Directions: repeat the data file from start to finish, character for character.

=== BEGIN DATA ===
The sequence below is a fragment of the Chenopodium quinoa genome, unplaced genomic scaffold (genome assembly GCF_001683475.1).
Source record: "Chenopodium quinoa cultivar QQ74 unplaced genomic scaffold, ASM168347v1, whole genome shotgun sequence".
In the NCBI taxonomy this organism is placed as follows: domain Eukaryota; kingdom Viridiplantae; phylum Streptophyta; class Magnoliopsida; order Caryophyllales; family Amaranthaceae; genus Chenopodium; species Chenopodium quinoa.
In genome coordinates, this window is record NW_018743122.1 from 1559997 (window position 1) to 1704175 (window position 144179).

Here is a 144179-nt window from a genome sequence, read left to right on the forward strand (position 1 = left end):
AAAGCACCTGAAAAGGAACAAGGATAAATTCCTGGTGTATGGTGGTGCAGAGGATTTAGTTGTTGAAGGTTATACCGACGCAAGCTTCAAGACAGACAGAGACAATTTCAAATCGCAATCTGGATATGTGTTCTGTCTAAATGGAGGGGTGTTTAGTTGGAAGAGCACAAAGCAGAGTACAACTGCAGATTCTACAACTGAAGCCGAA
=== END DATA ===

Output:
The sequence below is a fragment of the Chenopodium quinoa genome, unplaced genomic scaffold (genome assembly GCF_001683475.1).
Source record: "Chenopodium quinoa cultivar QQ74 unplaced genomic scaffold, ASM168347v1, whole genome shotgun sequence".
In the NCBI taxonomy this organism is placed as follows: domain Eukaryota; kingdom Viridiplantae; phylum Streptophyta; class Magnoliopsida; order Caryophyllales; family Amaranthaceae; genus Chenopodium; species Chenopodium quinoa.
In genome coordinates, this window is record NW_018743122.1 from 1559997 (window position 1) to 1704175 (window position 144179).

Here is a 144179-nt window from a genome sequence, read left to right on the forward strand (position 1 = left end):
AAAGCACCTGAAAAGGAACAAGGATAAATTCCTGGTGTATGGTGGTGCAGAGGATTTAGTTGTTGAAGGTTATACCGACGCAAGCTTCAAGACAGACAGAGACAATTTCAAATCGCAATCTGGATATGTGTTCTGTCTAAATGGAGGGGTGTTTAGTTGGAAGAGCACAAAGCAGAGTACAACTGCAGATTCTACAACTGAAGCCGAA